How to Use the Gig Economy to Your Advantage

 In Association Management

Lyft, Uber, GrubHub, Postmates… what does your organization have in common with these businesses? They all benefit from the emerging gig economy. And the good news is that your association, too, is in a position to take advantage of this opportunity.

The evolving employment marketplace is now flooded with so-called “gig” workers, which are defined as workers with multiple or sequential short-term positions. This new wave is powerful, and there are many reasons you may want to be part of it. In this piece, we’ll explore how the gig economy works, and how associations can use freelance or gig workers to their advantage.

When to go for it.

Is your board excellent at coming up with projects you don’t have staff resources to implement? While there’s never a shortage of great ideas and opportunities, these new initiatives can often overwhelm your association’s already-full plate. Such projects often don’t come with corresponding budgets for the necessary additional staff. Instead of ignoring these opportunities or inundating your team, consider handing these projects off to a qualified freelancer. This allows the work to get done without obligating the association to a permanent headcount increase.

Do you need specific expertise for your project, but don’t have it in-house? There are many retired association professionals with decades of experience who are still interested in contributing their knowledge to the association community. The gig economy is a great way to capture the skills you need without a long-term commitment.

How to get started.

As an association professional, you likely already have a solid network of colleagues, former colleagues, consultants, friends and acquaintances you’ve encountered along the way and whose work you’ve been impressed by. Once you start asking around, you might be surprised to learn how many of them also work as freelancers, or know others who do. Build your contact list now so that you will have a starting point when you do need help.

A great source of potential freelancers are former employees who have relocated or retired, and may be willing to take on project work. Assuming that you parted on good terms, it can be easy to work with them since they already know your culture, your board and the rest of your team.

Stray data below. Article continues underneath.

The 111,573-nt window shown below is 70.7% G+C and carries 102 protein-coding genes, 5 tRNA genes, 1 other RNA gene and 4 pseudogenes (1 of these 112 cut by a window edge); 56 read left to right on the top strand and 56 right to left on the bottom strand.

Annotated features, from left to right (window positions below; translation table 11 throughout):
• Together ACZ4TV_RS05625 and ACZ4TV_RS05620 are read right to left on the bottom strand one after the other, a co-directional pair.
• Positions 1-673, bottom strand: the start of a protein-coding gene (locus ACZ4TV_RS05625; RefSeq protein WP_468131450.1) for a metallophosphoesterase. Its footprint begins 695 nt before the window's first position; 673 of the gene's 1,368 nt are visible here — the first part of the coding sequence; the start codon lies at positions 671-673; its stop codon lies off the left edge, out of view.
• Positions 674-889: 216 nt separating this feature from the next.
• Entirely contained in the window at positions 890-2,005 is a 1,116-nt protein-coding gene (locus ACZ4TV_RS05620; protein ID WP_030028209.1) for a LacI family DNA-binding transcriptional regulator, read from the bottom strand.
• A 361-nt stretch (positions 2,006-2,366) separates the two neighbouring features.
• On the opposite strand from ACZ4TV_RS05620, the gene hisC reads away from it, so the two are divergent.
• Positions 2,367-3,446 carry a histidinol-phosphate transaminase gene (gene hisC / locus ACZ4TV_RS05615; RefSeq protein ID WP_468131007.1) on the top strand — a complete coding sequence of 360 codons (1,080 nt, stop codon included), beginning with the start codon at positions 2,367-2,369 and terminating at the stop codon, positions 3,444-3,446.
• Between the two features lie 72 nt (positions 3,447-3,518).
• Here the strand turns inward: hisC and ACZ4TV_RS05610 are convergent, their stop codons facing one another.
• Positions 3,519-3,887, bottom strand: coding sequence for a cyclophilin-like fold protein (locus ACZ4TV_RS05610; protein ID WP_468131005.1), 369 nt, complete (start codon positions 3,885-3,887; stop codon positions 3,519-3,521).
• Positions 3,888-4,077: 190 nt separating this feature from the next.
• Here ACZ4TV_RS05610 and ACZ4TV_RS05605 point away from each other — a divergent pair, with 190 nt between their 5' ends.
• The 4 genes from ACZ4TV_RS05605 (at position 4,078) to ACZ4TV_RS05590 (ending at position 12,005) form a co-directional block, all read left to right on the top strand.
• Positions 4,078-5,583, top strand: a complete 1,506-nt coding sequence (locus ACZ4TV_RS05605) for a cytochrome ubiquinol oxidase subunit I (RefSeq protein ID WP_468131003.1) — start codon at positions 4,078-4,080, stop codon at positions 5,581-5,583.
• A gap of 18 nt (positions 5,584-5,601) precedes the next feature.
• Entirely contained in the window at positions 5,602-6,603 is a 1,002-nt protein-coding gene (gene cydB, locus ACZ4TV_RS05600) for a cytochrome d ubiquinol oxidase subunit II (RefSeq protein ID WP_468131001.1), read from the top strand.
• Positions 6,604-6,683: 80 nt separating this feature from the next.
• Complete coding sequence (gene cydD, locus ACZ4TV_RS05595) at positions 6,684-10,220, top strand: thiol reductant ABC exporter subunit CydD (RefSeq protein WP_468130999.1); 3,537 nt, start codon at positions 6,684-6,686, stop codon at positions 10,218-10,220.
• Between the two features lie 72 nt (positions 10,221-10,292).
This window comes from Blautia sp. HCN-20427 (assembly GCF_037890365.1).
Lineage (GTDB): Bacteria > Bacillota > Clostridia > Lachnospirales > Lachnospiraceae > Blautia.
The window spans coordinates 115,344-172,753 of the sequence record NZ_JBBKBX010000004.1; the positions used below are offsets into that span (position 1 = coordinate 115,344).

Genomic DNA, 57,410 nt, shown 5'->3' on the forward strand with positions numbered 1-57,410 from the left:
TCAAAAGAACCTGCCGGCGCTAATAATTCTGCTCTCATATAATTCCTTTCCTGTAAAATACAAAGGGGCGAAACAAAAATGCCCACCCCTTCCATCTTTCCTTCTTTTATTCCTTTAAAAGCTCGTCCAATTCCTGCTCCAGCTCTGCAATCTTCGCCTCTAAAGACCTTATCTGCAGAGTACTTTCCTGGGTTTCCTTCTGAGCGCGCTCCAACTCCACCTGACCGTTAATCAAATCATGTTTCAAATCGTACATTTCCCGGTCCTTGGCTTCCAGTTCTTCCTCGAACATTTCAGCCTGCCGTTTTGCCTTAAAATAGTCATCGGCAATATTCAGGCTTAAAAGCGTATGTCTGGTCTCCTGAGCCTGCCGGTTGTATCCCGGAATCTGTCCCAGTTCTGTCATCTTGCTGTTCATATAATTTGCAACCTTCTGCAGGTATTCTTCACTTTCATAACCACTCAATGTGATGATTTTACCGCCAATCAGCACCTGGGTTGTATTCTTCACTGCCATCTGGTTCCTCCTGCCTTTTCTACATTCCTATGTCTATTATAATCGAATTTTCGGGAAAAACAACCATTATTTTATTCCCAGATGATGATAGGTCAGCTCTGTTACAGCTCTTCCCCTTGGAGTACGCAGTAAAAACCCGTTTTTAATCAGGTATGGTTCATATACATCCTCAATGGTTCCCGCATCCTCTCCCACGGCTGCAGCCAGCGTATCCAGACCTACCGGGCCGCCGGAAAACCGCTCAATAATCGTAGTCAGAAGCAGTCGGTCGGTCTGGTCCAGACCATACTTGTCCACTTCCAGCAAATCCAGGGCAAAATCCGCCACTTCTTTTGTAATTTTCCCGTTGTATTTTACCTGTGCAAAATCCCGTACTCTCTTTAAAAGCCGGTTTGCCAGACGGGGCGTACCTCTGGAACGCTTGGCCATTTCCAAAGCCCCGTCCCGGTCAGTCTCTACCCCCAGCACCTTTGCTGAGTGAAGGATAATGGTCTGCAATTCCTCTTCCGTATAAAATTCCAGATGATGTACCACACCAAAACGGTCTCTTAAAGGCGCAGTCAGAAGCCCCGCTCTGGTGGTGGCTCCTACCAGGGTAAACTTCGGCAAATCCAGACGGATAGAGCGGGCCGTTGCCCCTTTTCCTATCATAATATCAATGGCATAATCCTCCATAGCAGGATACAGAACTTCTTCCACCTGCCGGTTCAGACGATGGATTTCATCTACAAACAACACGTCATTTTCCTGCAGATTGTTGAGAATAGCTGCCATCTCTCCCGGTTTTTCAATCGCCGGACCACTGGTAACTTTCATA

A new resource for matching gig workers with associations needing freelance help is currently being developed and is expected to launch this fall. You can check it out at https://orgcommunity.com/orgfreelancer/

How to manage them.

Finding the right freelancer is only the first step. Managing a gig worker requires a different structure. You’ll need to hammer out details like:

  • How the gig worker will access the necessary resources
  • How often the gig worker will be expected to communicate and with whom
  • The specific scope of the project
  • Project deadlines
  • Exactly what deliverables are expected
  • Who will own the completed work How work will be submitted

Once you are aligned, create a written agreement that includes all of the details. Spell out exactly what you are looking for, the reporting structure, who owns the work when and how it will be delivered, and how the freelancer will be compensated If some expenses are to be reimbursed, be sure to spell those out as well.

Finally, make sure you are aware of the legal and tax requirements regarding freelance workers. You can’t simply hire a worker on contract and treat them as though they were an employee, potentially circumventing important worker protection laws. The IRS has a specific set of guidelines to help you determine whether a worker is an employee or an independent contractor – meaning a gig or freelance worker. You can see them here:

https://www.irs.gov/businesses/small-businesses-self-employed/independent-contractor-self-employed-or-employee

Your relationship with your freelancer is much like any other business relationship. You need to build trust on both sides. Treat your workers with respect, and provide transparency about your decisions.

We hope this gives you some insight into how associations can take advantage of the current employment marketplace. If you have questions, or want some general guidance on your association’s next move, contact FrontlineCo today. We’re excited to hear from you.

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